Something I wish more people knew and accepted about abuse survivors is that they— we— often have complicated relationships with our abusers. 

Very often, abusers are friends, family, or otherwise entwined in a survivor’s social or familial system. 

Some people like to think that, if someone was abusing you, you’d whistle a halt to it right then, tell everybody about it, cut the abuser off, and then keep the abuser cut off. 

It very often doesn’t work like that. 

Survivors are often afraid to come forward. 

Sometimes they’re afraid of their abuser; sometimes they’re afraid they won’t be believed; sometimes they’re afraid of the fallout if they WERE believed. 

I know that I didn’t come forward because I assumed I would be blamed. 

I was a weird kid, and I was very often told I was a weird kid. 

I assumed that if I told anybody about the fact that I was being abused by my babysitter,  everyone would assume that this is just the sort of weird thing that Glenn says, who knows if it’s true. 

But then on the other hand, I had no idea what to expect even if I WAS then seriously. This guy’s family lived across the street. His parents (or his caretakers, anyway, I have no idea if they were his parents or his grandparents or what) were elderly. What was going to happen, would he be arrested? Would he have to move? Would we have to move? 

It all seemed overwhelming— a hassle and a headache for everyone involved. 

And I didn’t want to be the cause of MORE hassles and headaches for the adults around me than I already caused. 

It seems that I often see the accounts of abuse survivors questioned because they didn’t
“behave” like we assume victims “should” behave. 

Sometimes they continue to have associations with and relationships with their abusers, for a variety of reasons.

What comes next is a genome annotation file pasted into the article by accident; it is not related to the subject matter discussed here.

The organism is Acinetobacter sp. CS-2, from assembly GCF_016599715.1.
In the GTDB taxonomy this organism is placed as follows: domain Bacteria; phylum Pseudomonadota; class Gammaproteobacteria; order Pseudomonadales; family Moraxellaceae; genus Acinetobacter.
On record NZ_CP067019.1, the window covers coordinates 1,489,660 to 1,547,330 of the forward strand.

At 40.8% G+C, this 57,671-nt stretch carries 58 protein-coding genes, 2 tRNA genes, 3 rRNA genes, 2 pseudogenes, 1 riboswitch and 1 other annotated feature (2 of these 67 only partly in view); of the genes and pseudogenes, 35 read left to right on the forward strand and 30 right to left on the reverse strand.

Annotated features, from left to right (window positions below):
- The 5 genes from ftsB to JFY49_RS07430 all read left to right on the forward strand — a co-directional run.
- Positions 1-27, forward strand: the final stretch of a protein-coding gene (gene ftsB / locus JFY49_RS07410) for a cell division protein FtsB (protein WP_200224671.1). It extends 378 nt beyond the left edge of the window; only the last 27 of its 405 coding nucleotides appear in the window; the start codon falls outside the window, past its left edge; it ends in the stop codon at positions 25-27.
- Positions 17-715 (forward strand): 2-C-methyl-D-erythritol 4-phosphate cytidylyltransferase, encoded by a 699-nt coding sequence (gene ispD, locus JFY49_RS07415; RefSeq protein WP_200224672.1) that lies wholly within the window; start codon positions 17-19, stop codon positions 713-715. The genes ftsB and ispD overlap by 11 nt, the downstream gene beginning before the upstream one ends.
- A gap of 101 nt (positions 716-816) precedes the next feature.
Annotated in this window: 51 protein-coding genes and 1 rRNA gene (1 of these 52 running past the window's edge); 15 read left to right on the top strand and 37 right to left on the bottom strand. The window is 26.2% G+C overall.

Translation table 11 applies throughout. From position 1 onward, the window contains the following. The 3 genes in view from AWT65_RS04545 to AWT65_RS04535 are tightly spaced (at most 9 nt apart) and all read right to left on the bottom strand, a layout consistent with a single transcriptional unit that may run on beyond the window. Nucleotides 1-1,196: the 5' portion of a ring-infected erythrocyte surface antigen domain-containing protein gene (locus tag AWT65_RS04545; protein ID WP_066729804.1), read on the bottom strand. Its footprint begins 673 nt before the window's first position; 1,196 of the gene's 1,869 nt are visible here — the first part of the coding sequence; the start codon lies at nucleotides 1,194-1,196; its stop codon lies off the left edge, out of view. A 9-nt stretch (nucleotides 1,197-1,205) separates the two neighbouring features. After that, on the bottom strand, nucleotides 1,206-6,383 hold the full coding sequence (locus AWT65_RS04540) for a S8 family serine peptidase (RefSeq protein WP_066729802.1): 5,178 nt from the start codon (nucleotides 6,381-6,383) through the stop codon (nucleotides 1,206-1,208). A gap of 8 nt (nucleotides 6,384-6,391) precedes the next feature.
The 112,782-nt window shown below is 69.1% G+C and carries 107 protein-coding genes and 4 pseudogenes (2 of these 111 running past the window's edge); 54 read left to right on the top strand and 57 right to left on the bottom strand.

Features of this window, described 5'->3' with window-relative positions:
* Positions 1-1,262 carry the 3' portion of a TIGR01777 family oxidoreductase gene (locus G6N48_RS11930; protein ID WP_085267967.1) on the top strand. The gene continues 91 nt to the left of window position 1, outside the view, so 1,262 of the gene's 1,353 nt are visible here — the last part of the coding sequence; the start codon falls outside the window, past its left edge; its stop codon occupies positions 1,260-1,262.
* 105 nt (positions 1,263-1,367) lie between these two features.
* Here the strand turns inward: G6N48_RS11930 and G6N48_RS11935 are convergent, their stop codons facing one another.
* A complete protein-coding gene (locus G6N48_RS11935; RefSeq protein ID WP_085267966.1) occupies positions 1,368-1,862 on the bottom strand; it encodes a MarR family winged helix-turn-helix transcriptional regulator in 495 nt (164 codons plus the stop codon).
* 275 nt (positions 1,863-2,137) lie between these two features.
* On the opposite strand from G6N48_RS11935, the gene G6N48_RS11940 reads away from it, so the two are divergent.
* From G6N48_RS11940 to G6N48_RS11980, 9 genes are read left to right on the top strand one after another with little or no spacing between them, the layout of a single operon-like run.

One of the reasons why a subset of people disbelieve the men who accused Michael Jackson of sexually abusing them as kids was because those men continued to have friendships and professional connections to Michael Jackson for years after they say the abuse happened. 

As if that means anything. 

Any more than my reluctance to cause the adults around me hassles and headaches means I wasn’t abused. 

There is no playbook for how abuse victims “should” act in the aftermath of their abuse. 

You cannot tell, by looking at a relationship from the outside, what happens between two people behind closed doors. 

When I eventually DID tell my parents what had happened to me, several years had gone by. The guy had moved away from our neighborhood (I think he moved away from home, either for school or a military career). 

The fact that people don’t reveal their abuse within a certain time frame doesn’t mean it didn’t happen.

There are lots and lots of reasons why people don’t disclose they’re being abused. 

Abuse happens in all types of families, all types of systems, and all types of cultures, and to people of all genders. 

The most compassionate thing any of us can do when we’re told of abuse is to set aside our preconceived notions about what it does or doesn’t mean to have been abused. 

Survivors are not looking for your judgment or your pity. 

Whether you think an abuse narrative is “credible” or not, literally doesn’t matter. 

Whether someone fits your personal notion of someone who “probably was” or “probably wasn’t” abused, literally doesn’t matter. 

No one is interested in your thoughts about how “likely” it was that abuse did or did not occur. 

Anyone’s judgment about the “likelihood” of an abuse narrative being “true” has literally no bearing on whether that abuse did, in fact, happen. 

There are lots of supposedly “unlikely” abuse victims out there. 

And there are lots of abusers who don’t fit into many peoples’ idea of what an “abuser” looks like. 


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